During Lockdown, fashion photographer Paul Martin unearthed boxes of negatives that inspired him to publish his new book First Face: a collection of photographs of new Irish models shot in the 1990s. Brian McMahon of Brand New Retro met Paul and talked about his book, the people in it, and how an old contact sheet sparked a reconnection.
What happened to the young Irish models you photographed?
I rarely had any relationship with the people I photographed – I took their pictures and mostly I never saw them again. I believe most just settled down, got married, and had families. But then there was Caitríona Balfe who became incredibly successful as a model (Calvin Klein) and as an actor (most recently in Kenneth Branagh’s Belfast and TV’s Outlander), or Ross Hamilton, a lovely guy who had such a promising start but ended up effectively homeless. It was only while researching for my book that I realised I had no idea where most of the models had ended up, and that many of the photos had no names attached.
How did you identify the models with no names?
I asked around and posted some photos on my Instagram page on the chance that someone might recognise them. There are still a few in the book listed as ‘unknown’ but I found most of them. My biggest discovery was identifying American actress Diane Neal on one of my contact sheets.
Diane Neal from Law & Order SVU?
Yes, that’s her. She played DA Casey Novak and also played Allison Holt in Suits and Kimberly Rice in White Collar. I watched her in all of those shows, without ever realising I had done a shoot with her, right here in Dublin back in 1996.
How did that shoot come about?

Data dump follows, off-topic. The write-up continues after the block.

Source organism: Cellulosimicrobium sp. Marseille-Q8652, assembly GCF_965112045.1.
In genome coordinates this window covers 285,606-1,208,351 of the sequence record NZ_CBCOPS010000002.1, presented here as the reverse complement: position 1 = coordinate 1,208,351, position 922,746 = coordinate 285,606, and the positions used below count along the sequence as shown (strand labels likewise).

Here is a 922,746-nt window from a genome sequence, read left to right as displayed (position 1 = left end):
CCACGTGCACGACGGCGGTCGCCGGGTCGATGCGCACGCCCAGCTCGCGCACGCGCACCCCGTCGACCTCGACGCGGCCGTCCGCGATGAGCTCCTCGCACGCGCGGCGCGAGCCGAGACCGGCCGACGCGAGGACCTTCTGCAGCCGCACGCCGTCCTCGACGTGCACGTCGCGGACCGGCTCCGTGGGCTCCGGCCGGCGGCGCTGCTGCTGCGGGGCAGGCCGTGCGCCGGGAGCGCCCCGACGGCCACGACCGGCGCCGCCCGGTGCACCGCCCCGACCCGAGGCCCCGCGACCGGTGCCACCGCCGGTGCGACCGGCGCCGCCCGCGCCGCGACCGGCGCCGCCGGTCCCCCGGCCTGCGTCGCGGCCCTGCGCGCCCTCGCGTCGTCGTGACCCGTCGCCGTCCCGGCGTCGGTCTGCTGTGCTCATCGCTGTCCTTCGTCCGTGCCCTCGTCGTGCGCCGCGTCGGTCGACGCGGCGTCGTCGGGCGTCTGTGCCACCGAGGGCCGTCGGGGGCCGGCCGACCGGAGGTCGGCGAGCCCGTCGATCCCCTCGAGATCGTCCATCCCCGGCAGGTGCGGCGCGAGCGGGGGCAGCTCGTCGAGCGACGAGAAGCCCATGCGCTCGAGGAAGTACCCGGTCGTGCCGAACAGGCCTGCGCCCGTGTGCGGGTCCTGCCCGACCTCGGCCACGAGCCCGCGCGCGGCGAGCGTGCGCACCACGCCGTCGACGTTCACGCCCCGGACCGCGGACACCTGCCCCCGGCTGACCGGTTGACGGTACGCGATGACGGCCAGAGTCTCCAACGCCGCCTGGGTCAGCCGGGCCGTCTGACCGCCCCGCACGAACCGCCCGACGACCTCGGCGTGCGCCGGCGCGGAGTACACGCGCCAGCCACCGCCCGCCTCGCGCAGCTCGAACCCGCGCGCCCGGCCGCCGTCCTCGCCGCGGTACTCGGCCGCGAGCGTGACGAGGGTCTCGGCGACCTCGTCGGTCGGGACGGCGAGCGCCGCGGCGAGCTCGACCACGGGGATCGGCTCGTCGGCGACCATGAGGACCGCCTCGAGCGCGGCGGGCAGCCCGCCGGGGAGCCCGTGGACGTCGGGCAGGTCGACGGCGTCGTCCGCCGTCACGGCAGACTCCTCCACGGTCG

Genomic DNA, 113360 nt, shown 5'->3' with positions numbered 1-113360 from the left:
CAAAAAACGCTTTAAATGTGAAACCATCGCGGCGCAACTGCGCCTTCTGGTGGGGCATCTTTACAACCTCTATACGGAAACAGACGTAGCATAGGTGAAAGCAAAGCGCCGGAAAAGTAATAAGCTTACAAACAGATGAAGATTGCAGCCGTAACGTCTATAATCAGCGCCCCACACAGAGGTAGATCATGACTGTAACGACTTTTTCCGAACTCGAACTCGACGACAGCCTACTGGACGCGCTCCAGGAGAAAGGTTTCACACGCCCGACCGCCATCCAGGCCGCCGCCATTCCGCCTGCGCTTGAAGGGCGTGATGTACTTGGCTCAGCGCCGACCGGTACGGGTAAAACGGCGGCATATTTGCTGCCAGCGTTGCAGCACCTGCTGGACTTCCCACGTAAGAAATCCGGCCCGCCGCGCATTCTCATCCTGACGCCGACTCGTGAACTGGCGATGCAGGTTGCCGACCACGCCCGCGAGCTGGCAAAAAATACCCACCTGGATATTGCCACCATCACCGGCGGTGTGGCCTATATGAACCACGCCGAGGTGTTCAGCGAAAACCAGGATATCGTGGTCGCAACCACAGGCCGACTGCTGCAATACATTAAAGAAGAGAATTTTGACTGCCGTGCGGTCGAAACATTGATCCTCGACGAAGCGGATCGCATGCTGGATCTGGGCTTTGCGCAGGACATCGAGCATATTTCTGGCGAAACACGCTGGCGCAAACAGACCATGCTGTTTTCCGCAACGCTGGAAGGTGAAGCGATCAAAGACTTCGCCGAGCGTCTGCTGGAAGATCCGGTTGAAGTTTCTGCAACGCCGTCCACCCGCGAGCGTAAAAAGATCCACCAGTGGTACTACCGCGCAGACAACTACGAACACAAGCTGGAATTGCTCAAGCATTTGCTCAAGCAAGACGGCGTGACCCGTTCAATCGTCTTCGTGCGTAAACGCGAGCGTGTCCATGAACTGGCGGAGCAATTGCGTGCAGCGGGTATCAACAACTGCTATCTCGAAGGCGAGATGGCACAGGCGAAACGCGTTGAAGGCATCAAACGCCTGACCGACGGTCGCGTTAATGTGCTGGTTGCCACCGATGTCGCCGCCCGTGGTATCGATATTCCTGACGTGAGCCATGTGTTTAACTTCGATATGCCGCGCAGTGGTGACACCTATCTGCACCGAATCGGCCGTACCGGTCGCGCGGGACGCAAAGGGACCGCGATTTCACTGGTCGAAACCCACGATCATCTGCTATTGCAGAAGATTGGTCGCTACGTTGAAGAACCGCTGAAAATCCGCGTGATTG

In the ‘90s, models relied on an informal arrangement called testing, a straightforward exchange where photographers, stylists, models, makeup artists, and hair stylists would come together to create images for their books (portfolios). The Morgan agency called me to say that Irish model Mairead McHugh, who I had tested with before, was back in Dublin. Morgan’s probably thought I was a good bet for doing some more test shots, but just to sweeten the deal, they added, “Mairead’s got a friend called Diane, an American model she met in Japan who wants to test as well.”
Diane was only in Ireland for a week, so we set up a straightforward studio shoot using a small studio. No styling, but full hair and makeup, and we spent about two hours and produced some decent shots which I passed on to the agency. I don’t think I ended up using any of the shots because there was no fashion point. It was such a brief shoot, quite honestly we spent more time drinking in the Globe. I quickly forgot about it – until that find during Lockdown.
Tell me more about contact sheets?
Before digital, the sheet acted as the diary of a shoot and contained 36 shots, spread over 6 strips, taken one after the other. You can see the hits, the misses. One good shot is enough.
People rarely see the contact sheets – they only see the shot chosen from them.
So you posted to Instagram and Diane saw it?
Yes, and after I posted I noticed that this blue tick a/c with 80k followers had liked it. It was Diane. It hit me – she was that nineteen-year-old American model I had shot in 96.
I messaged her on Instagram: “Hi…this is you in the photo you liked…How random…How did you even come across it? I didn’t tag anyone because I had no deets.”
She messaged back, “Mairead McHugh sent it to me! I loathe social media but the beauty of reconnecting with long-lost friends makes up for much of the downside.”
First Face is on sale at The Library Project, Temple Bar.
Photos by Paul Martin:
- Contact Sheet for Diane Neal shoot, Dublin 1996
- Headshot from sheet